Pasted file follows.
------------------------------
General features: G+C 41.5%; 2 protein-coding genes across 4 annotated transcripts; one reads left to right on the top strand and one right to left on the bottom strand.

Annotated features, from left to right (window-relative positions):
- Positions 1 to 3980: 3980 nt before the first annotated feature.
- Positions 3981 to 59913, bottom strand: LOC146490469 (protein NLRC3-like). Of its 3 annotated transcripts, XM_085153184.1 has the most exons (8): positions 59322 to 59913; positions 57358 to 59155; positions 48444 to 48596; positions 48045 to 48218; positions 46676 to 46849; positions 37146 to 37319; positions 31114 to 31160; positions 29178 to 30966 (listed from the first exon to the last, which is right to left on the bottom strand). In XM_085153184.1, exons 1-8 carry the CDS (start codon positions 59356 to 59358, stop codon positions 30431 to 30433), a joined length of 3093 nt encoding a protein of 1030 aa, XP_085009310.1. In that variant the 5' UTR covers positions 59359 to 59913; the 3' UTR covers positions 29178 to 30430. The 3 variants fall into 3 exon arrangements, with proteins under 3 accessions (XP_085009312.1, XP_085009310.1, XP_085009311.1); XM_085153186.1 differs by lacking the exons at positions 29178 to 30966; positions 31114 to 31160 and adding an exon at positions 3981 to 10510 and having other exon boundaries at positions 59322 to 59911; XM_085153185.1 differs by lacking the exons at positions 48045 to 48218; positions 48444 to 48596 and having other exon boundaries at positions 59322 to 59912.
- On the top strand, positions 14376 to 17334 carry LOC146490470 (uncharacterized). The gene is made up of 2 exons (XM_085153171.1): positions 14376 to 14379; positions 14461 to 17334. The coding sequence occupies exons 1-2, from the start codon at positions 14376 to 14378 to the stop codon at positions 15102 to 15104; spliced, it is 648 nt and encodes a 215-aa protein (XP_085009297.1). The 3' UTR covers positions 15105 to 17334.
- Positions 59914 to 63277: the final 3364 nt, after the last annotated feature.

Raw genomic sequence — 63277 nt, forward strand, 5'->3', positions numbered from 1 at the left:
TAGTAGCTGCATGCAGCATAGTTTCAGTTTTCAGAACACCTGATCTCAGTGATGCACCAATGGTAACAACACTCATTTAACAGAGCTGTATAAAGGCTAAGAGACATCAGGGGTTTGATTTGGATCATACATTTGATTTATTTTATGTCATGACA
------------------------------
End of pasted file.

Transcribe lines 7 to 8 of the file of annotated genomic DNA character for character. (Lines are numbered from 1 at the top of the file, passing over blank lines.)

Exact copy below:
Raw genomic sequence — 63277 nt, forward strand, 5'->3', positions numbered from 1 at the left:
TAGTAGCTGCATGCAGCATAGTTTCAGTTTTCAGAACACCTGATCTCAGTGATGCACCAATGGTAACAACACTCATTTAACAGAGCTGTATAAAGGCTAAGAGACATCAGGGGTTTGATTTGGATCATACATTTGATTTATTTTATGTCATGACA